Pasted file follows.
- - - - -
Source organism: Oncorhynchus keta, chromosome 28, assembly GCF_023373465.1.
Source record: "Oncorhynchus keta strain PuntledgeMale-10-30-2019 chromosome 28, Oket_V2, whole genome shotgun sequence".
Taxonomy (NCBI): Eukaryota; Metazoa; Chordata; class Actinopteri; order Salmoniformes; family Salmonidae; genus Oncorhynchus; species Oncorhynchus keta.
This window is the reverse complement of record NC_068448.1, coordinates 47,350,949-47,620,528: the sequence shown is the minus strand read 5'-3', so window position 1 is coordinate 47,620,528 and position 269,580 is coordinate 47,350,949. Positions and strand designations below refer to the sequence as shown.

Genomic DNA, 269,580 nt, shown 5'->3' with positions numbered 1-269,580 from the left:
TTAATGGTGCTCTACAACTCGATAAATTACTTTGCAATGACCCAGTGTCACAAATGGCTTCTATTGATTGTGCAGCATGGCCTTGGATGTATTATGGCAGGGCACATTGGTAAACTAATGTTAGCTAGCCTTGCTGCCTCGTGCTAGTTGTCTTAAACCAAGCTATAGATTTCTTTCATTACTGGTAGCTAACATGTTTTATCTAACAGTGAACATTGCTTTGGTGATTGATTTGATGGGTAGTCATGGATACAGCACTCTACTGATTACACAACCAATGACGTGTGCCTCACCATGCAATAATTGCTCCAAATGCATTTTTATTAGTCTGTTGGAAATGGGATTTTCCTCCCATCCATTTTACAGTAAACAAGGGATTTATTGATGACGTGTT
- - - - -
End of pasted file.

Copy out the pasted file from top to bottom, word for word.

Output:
Source organism: Oncorhynchus keta, chromosome 28, assembly GCF_023373465.1.
Source record: "Oncorhynchus keta strain PuntledgeMale-10-30-2019 chromosome 28, Oket_V2, whole genome shotgun sequence".
Taxonomy (NCBI): Eukaryota; Metazoa; Chordata; class Actinopteri; order Salmoniformes; family Salmonidae; genus Oncorhynchus; species Oncorhynchus keta.
This window is the reverse complement of record NC_068448.1, coordinates 47,350,949-47,620,528: the sequence shown is the minus strand read 5'-3', so window position 1 is coordinate 47,620,528 and position 269,580 is coordinate 47,350,949. Positions and strand designations below refer to the sequence as shown.

Genomic DNA, 269,580 nt, shown 5'->3' with positions numbered 1-269,580 from the left:
TTAATGGTGCTCTACAACTCGATAAATTACTTTGCAATGACCCAGTGTCACAAATGGCTTCTATTGATTGTGCAGCATGGCCTTGGATGTATTATGGCAGGGCACATTGGTAAACTAATGTTAGCTAGCCTTGCTGCCTCGTGCTAGTTGTCTTAAACCAAGCTATAGATTTCTTTCATTACTGGTAGCTAACATGTTTTATCTAACAGTGAACATTGCTTTGGTGATTGATTTGATGGGTAGTCATGGATACAGCACTCTACTGATTACACAACCAATGACGTGTGCCTCACCATGCAATAATTGCTCCAAATGCATTTTTATTAGTCTGTTGGAAATGGGATTTTCCTCCCATCCATTTTACAGTAAACAAGGGATTTATTGATGACGTGTT